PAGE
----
Sustainable Communities: A Municipal Toolkit
CCM is proud to present Sustainable Communities: A Municipal Toolkit, produced in cooperation with the Institute for Sustainable Energy. The case studies in this report highlight some innovative practices by Connecticut towns and cities, demonstrating our state’s strong leadership in sustainability at the local level. The purpose of this toolkit is to share successful initiatives with other municipalities, to encourage innovation throughout Connecticut.
CCM’S TASK FORCE ON SUSTAINABILITY
The Task Force serves to provide a blueprint for sustainable projects in Connecticut communities. A goal of the Task Force is to provide communities with the ability to exchange information and materials necessary to develop environmentally sustainable projects that simultaneously reduce cost and the property tax burden of Connecticut residents. The Task Force will act as a leader on sustainable policy issues and invest efforts to enhance a green economy, leading to the creation of green jobs. The Task Force partners with universities, nonprofits, and others to gain expertise on reducing negative impacts on ecosystem vitality.
Download the full toolkit here, topics covered are outlined below.
Video back to top
SUSTAINABILITY PLANNING back to top
Sustainability most commonly means “meeting the needs of the present without compromising the ability of future generations to meet their needs.” (Brundtland Report, World Commission on Environment and Development, commissioned by the UN, 1987).
Sustainability, in practice, reflects the intersection of three areas of concern for towns and cities: economy, environment, and equity (inclusion of social concerns) - often referred to as the “triple bottom line” or “the three E’s.” While acknowledging the basic definition as well as the triple bottom line, towns and cities must also determine what sustainability means to the citizens of their community.
ENERGY EFFICIENCY back to top
Saving energy through energy efficiency improvements can cost less than generating, transmitting, and distributing energy from power plants, and provide multiple economic and environmental benefits. Towns and cities can promote energy efficiency in their jurisdictions by developing and implementing strategies that improve the efficiency of municipal facilities and operations and/or encourage energy efficiency improvements in residential, commercial, and industrial sectors.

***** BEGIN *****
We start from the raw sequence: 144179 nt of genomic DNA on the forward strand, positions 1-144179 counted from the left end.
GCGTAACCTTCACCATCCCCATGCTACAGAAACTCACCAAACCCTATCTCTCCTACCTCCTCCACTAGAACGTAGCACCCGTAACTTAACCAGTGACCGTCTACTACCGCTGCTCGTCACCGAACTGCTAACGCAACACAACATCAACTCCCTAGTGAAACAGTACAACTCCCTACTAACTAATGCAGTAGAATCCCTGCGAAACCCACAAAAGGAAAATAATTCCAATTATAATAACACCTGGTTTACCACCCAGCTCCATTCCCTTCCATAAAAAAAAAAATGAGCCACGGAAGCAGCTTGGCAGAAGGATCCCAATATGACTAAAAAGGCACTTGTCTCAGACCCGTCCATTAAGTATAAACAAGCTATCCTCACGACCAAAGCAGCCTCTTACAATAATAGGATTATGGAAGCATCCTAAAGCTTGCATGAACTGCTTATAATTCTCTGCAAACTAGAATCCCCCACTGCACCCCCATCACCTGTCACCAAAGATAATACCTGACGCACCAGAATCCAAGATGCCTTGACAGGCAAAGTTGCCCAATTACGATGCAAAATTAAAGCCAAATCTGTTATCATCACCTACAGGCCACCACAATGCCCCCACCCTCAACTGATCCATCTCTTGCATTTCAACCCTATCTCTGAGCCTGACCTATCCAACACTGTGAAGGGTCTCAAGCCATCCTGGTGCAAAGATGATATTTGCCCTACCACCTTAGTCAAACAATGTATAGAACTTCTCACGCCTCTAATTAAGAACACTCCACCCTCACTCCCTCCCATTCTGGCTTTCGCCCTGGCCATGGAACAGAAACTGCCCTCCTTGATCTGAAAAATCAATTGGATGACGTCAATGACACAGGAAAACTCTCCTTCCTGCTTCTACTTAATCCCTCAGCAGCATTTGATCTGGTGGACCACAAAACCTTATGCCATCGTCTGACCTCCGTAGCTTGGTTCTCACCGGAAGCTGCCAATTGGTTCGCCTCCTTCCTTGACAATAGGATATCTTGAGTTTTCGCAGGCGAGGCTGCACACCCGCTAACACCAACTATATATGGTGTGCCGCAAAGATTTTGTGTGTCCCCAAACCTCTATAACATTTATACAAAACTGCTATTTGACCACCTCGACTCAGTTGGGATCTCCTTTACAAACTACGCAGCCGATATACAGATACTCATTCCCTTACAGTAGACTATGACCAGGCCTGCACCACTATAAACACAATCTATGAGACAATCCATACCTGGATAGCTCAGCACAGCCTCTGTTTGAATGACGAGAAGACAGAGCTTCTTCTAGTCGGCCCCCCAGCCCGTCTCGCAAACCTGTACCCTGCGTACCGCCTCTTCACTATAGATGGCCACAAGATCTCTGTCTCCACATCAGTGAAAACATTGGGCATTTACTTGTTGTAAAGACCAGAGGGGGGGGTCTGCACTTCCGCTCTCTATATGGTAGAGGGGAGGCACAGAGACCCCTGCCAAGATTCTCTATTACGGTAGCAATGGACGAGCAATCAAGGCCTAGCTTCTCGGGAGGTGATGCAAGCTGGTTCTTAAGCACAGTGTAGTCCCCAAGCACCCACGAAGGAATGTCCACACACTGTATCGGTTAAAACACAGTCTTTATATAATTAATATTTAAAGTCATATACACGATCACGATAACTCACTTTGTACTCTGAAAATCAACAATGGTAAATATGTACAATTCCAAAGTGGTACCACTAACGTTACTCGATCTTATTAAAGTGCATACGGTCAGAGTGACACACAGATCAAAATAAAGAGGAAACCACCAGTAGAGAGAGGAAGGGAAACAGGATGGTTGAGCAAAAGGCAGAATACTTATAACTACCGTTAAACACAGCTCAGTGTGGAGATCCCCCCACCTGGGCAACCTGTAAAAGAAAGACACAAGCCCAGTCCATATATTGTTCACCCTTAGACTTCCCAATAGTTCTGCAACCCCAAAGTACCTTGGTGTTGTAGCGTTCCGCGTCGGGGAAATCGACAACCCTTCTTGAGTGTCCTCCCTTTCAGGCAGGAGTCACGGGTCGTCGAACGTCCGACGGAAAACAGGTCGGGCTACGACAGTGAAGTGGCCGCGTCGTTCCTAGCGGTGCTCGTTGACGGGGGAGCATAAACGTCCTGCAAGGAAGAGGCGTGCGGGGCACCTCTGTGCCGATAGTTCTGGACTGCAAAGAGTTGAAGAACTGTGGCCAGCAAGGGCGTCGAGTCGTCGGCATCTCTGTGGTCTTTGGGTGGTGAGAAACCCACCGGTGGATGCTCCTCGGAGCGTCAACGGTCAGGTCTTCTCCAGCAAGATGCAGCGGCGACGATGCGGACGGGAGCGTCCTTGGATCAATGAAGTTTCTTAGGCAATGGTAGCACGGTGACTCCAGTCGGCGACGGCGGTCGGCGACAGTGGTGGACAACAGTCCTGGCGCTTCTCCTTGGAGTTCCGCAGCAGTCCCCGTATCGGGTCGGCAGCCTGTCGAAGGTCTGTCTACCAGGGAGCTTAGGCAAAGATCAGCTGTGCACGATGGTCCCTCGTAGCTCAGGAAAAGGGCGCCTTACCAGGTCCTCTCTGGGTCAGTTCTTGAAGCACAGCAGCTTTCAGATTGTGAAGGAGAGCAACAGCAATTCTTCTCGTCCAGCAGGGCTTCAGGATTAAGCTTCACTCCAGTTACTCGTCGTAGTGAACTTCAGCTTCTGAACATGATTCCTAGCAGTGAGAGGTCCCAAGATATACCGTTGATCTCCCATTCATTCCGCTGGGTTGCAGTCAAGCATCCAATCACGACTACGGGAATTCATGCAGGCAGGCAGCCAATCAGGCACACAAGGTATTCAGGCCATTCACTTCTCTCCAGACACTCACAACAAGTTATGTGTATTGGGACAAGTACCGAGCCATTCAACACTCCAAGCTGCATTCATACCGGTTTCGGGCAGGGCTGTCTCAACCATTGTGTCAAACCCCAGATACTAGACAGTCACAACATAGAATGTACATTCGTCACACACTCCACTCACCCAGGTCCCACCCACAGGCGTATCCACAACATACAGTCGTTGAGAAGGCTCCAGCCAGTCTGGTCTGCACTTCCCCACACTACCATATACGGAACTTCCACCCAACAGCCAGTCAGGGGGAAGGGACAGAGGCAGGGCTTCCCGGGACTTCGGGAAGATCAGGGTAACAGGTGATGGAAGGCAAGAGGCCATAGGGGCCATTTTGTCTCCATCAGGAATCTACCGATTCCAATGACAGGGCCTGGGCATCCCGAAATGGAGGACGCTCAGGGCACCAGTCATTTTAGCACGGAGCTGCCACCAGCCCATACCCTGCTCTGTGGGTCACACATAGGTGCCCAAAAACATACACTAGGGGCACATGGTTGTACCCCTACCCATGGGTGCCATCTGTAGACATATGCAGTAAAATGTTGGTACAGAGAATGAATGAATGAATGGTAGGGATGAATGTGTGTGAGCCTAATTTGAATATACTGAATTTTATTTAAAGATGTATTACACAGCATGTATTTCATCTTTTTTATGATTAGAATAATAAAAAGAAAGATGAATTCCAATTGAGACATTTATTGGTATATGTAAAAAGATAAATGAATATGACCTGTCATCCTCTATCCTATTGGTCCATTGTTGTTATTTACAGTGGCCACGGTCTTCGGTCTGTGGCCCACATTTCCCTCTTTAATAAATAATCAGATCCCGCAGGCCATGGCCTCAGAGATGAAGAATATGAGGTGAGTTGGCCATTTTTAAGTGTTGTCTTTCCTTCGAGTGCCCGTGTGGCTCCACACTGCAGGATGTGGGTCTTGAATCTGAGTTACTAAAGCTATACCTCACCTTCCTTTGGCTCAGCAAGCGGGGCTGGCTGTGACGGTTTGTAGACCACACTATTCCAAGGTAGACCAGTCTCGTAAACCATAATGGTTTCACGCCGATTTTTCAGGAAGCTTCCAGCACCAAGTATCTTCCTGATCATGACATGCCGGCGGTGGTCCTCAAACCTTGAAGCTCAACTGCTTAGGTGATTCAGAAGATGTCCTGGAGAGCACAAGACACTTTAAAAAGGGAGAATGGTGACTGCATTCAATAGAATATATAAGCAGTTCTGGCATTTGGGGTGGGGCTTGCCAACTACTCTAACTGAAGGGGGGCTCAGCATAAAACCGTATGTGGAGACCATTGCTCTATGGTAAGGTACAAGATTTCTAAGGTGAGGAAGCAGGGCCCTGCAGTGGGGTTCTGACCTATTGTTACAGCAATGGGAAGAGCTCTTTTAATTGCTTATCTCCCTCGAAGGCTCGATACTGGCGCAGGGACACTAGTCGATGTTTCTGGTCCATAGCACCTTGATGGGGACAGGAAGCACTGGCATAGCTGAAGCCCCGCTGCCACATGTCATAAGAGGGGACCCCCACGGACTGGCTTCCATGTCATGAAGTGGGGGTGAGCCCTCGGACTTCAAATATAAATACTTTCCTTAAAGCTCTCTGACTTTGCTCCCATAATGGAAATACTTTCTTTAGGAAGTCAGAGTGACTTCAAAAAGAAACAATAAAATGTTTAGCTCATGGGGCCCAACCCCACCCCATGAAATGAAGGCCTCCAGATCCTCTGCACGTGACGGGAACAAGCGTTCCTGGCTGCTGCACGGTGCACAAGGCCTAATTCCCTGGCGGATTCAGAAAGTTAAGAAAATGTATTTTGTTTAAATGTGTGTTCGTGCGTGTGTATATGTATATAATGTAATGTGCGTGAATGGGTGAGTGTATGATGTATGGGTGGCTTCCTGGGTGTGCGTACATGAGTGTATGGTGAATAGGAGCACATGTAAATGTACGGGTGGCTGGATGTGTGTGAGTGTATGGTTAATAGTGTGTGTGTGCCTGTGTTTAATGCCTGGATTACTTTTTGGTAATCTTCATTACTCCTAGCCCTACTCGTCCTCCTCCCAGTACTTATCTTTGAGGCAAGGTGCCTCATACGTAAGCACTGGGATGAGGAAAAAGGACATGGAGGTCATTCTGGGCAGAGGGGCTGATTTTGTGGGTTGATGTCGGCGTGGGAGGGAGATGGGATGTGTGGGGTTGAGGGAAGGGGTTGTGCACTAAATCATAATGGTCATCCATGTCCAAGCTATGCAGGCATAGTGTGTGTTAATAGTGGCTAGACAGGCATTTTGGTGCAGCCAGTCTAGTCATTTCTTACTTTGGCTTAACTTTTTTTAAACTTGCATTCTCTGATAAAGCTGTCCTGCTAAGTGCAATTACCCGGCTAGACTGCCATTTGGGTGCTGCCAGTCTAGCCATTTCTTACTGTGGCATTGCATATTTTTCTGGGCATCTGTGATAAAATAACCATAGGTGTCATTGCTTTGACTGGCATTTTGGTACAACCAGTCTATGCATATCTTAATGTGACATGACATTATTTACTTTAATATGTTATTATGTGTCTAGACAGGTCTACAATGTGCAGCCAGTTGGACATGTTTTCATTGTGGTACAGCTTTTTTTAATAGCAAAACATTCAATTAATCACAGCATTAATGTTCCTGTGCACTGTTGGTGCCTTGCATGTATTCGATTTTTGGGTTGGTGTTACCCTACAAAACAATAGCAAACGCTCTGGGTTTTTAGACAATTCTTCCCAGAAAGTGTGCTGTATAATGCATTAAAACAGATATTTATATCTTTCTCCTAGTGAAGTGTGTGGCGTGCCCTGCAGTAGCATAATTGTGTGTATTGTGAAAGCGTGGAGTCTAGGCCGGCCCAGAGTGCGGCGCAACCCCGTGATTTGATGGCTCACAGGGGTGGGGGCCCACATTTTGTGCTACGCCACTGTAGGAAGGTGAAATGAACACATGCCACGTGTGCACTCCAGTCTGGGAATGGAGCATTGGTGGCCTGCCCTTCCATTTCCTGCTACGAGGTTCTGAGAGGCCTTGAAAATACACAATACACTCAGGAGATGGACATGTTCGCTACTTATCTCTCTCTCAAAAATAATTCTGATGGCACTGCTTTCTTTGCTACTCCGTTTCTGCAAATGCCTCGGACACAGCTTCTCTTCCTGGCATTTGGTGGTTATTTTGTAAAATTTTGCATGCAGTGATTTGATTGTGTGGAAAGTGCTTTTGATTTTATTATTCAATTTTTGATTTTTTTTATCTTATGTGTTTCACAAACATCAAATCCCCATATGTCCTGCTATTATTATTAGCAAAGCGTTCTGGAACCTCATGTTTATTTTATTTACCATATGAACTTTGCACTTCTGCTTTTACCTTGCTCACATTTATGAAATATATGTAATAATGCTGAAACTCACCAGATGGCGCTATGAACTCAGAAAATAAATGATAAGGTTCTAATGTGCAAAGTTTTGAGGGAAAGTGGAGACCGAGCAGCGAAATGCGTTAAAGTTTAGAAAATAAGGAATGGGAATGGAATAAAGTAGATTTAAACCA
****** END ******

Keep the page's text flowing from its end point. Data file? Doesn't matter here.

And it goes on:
LOCAL FOODS back to top
While issues pertaining to community food systems have not always been seen as a matter for municipal intervention, towns and cities are increasingly recognizing the far-reaching impacts and opportunities contained within these various stages. For example, community food systems directly connect to public health goals such as (a) reducing hunger or obesity; (b) the protection and conservation of natural resources including energy, water and soil; and (c) supporting or facilitating local economic growth.
LAND USE AND TRANSPORTATION back to top
Land use policy necessarily touches on every aspect of municipal concern. Sustainable land use planning involves decisions on crosscutting and multi-layered issues that affect air quality, water quality, access to transportation options, economic vitality, and quality of life. It is critical to promote the creation and development of communities containing an array of types and uses of buildings and spaces to meet the diverse needs of residents’ daily lives.
MATERIALS MANAGEMENT back to top
Materials management requires active examination of routine purchasing, use and disposal decisions in ways that reflect their interrelatedness and their impact on the environment. A materials management program includes elements related to procurement, operations and maintenance, reuse and recycling, and disposal. Through examining all the ways in which materials pass through their communities - procurement, operations and maintenance, reuse and recycling, and disposal - towns and cities often discover dramatic opportunities to reduce their environmental impact.
RESILIENCE AND CLIMATE ADAPTATION back to top
Towns and cities are increasingly examining the impacts of climate change upon their existing transportation, energy, and water infrastructure to ensure communities are prepared to meet the challenges of extreme and unanticipated weather and climate conditions. For many municipalities, climate change and extreme weather has translated into steep economic costs to public safety, public health, food security, and emergency management. Municipalities are increasingly finding ways to plan for and implement sustainable responses to climate change and extreme weather.
CLEAN ENERGY GENERATION back to top
Towns and cities are increasingly playing a larger role in energy supply as smaller scale energy resources, such as onsite renewable energy generation, become more readily available and affordable. In addition, towns and cities are themselves significant users of energy and as a major utility customer can negotiate with their utility providers to increase production through renewable sources.